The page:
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Re: Xfs delaylog hanged up

To: Stan Hoeppner <stan@xxxxxxxxxxxxxxxxx>
Subject: Re: Xfs delaylog hanged up
From: Dave Chinner <david@xxxxxxxxxxxxx>
Date: Wed, 24 Nov 2010 11:20:23 +1100
Cc: xfs@xxxxxxxxxxx
In-reply-to: <4CEC3CB8.8000509@xxxxxxxxxxxxxxxxx>
References: <4CEAC412.9000406@xxxxxxxxxxxxx> <20101122232929.GJ13830@dastard> <4CEBA2D5.2020708@xxxxxxxxxxxxx> <20101123204609.GW22876@dastard> <4CEC3CB8.8000509@xxxxxxxxxxxxxxxxx>
User-agent: Mutt/1.5.20 (2009-06-14)
On Tue, Nov 23, 2010 at 04:14:16PM -0600, Stan Hoeppner wrote:
> Dave Chinner put forth on 11/23/2010 2:46 PM:
> 
> > I've been unable to reproduce the problem with your test case (been
> > running over night) on a 12-disk, 16TB dm RAID0 array, but I'll keep
> > trying to reproduce it for a while. I note that the load is
> > generating close to 10,000 iops on my test system, so it may very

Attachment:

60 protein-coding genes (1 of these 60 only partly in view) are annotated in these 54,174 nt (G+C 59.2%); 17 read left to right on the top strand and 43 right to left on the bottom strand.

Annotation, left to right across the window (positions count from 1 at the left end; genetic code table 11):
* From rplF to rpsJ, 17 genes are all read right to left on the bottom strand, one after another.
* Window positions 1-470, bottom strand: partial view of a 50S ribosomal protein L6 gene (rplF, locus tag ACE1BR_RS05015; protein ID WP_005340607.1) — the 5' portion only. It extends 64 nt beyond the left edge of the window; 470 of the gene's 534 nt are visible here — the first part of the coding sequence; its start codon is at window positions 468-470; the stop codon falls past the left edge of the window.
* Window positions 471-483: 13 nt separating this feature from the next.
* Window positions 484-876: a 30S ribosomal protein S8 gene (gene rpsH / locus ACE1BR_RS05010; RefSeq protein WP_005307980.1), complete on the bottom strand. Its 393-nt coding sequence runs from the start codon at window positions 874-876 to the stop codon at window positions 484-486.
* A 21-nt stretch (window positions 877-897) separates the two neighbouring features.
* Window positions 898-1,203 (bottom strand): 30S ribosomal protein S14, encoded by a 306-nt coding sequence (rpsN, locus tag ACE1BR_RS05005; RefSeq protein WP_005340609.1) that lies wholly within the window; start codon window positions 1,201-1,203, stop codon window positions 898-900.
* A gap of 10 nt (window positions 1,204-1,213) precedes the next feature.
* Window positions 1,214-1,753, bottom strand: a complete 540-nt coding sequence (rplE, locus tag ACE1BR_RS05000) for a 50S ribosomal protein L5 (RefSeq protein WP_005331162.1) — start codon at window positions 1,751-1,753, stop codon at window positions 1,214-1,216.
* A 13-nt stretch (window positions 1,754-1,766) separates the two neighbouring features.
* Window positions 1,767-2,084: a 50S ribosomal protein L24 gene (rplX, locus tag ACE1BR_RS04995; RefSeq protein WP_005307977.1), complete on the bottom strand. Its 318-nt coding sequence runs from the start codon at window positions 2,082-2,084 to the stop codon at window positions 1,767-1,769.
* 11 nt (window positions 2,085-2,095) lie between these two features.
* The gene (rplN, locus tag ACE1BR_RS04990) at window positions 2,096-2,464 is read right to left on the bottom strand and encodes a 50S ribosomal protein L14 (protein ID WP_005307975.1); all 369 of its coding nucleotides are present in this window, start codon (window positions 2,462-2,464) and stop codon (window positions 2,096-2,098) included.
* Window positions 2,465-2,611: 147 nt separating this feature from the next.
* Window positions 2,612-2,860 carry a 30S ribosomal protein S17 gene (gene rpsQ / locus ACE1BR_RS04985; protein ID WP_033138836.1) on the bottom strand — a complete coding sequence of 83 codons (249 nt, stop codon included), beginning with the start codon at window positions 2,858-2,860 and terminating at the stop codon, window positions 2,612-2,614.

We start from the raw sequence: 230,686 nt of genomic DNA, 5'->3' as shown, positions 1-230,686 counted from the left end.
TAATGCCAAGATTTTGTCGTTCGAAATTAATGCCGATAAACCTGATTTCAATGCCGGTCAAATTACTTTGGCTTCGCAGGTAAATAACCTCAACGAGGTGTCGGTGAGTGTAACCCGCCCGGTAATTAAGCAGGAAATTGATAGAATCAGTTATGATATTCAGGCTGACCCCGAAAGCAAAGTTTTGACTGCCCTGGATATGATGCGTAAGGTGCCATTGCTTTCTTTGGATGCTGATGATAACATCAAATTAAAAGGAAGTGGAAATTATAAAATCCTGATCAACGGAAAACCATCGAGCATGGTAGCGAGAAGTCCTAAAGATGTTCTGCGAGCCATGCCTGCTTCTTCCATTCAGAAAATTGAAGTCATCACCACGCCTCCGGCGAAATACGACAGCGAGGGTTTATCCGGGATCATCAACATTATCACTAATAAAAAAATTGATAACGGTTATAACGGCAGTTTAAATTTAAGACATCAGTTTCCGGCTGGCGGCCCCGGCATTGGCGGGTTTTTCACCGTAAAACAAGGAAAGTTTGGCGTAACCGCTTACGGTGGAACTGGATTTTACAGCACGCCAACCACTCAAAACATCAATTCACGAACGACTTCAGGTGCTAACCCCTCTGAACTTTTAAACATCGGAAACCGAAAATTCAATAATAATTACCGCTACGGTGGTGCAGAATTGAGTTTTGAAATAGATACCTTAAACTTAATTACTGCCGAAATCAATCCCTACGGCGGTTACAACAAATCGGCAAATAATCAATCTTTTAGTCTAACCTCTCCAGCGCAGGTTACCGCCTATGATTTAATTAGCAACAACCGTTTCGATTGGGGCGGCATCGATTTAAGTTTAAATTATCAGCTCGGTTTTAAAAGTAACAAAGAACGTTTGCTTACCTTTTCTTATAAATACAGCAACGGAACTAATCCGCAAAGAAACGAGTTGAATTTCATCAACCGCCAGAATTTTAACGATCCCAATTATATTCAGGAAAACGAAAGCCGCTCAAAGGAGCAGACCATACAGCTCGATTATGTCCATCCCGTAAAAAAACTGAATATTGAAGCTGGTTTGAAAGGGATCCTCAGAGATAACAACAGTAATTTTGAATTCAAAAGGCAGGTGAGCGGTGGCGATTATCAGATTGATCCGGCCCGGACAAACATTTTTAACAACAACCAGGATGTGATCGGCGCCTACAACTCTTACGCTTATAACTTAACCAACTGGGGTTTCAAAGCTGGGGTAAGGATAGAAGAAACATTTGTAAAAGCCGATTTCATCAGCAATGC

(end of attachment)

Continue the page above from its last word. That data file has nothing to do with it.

> > well be triggering load related problems in your raid controller...
> 
> Somewhat off topic, but how are you generating 10,000 IOPS by carving a
> 16TB LUN/volume from 12 x 2TB SATA disk spindles?  Such drives aren't
> even capable of 200 seeks per second.  Even if they were you'd top out
> at less than 2,500 IOPS (random).  16TB/12=1.33 TB per disk.  No such
> capacity disk exists.  So I assume you're using 12 x 2TB disks and
> slicing/dicing out 16TB.  What am I missing Dave?

512MB of BBWC backing the disks. The BBWC does a much better job of
reordering out-of-order writes than the Linux elevators because
512MB is a much bigger window than a couple of thousand 4k IOs.
Hence metadata/small file intensive workloads go much faster than
you'd expect from just looking at the IO patterns and the capability
of the disks.

IOWs, for write workloads that are not purely random, the disk
subsystem behaves more like an SSD than a RAID0 array of spinning
rust...

Cheers,

Dave.
-- 
Dave Chinner
david@xxxxxxxxxxxxx

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